• 6 million temporary residents in America who are neither immigrants or tourists, many are students or workers with green cards26

Biblical Impact of Cities

A study of the New Testament reveals the important role major cities played in spreading the gospel to the world. The Holy Spirit directed the affairs and paths of the leaders of the church to start new churches in the influential places. The following passages are just a few that indicate the significant role of the cities (Mt. 11:1, Acts 1:8, Acts 8:4-5, Acts 11:19-20, Acts 19:10, Phil. 1:13). In short, Gospel spread from the cities out to other areas. It was trickle down or out evangelism. Today, cities continue to influence suburbia and rural areas.

SBC Roots 

80% of the US population lives in cities with over 50,000 residents. However, the SBC has primarily been a rural group of predominately white churches with a much smaller but growing number of suburban churches. The SBC must now develop strategies and local congregational expressions that fit the needs of the urban setting. Referring to the Christian church in America Towns said, “we must develop a modern day strategy: (1) to not be afraid of the cities. (2) to see the cities multitude-God loves people. (3) to develop a Biblical workable strategy to reach the cities. (4) to realize by reaching the cities we can fulfill the Great Commission to reach the world.”27

Ethnic Make-up of Urban Areas

More ethnic people live in American cities than the white city dwellers. Additionally, the vast majority of various ethnic groups reside in the cities: 88% of Hispanics, 81% of African Americans, 90% of Orientals, 48% of Native Americans. In examining the greater Los Angeles area, we discover that LA contains…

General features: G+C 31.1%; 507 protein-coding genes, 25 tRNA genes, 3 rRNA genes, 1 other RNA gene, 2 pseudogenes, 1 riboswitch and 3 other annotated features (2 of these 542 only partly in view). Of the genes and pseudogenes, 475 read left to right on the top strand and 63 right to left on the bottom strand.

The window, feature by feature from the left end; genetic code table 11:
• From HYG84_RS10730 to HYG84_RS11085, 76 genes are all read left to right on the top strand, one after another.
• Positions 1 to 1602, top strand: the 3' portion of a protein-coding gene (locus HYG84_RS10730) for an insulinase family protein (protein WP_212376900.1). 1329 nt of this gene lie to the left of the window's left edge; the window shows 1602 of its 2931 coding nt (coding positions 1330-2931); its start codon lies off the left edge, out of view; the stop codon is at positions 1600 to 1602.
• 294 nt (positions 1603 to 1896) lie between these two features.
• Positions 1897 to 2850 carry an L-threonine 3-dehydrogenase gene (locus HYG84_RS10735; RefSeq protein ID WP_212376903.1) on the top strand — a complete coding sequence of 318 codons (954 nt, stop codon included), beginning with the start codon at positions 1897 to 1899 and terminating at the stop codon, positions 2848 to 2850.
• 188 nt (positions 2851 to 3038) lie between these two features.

• the 2nd largest Hispanic city with 4.5 million Hispanics the 2nd largest Chinese city outside of Asia
  • the 2nd largest Japanese city outside of Japan
  • the largest Korean city outside of Korea
  • the largest Vietnamese city outside of Vietnam
  • the largest Philippine city outside of the Philippines

If the SBC is to do its part in seeing America reached for Christ, we will have to accept some of the many cross-cultural church opportunities.

Characteristics of Urban Cities

The cities are the greatest mission field in America. Towns noted the following reasons: “there are so many people there, representing so many needs, while at the same time, it is difficult to reach them because they come from so many backgrounds and there are so few churches doing far too little.”28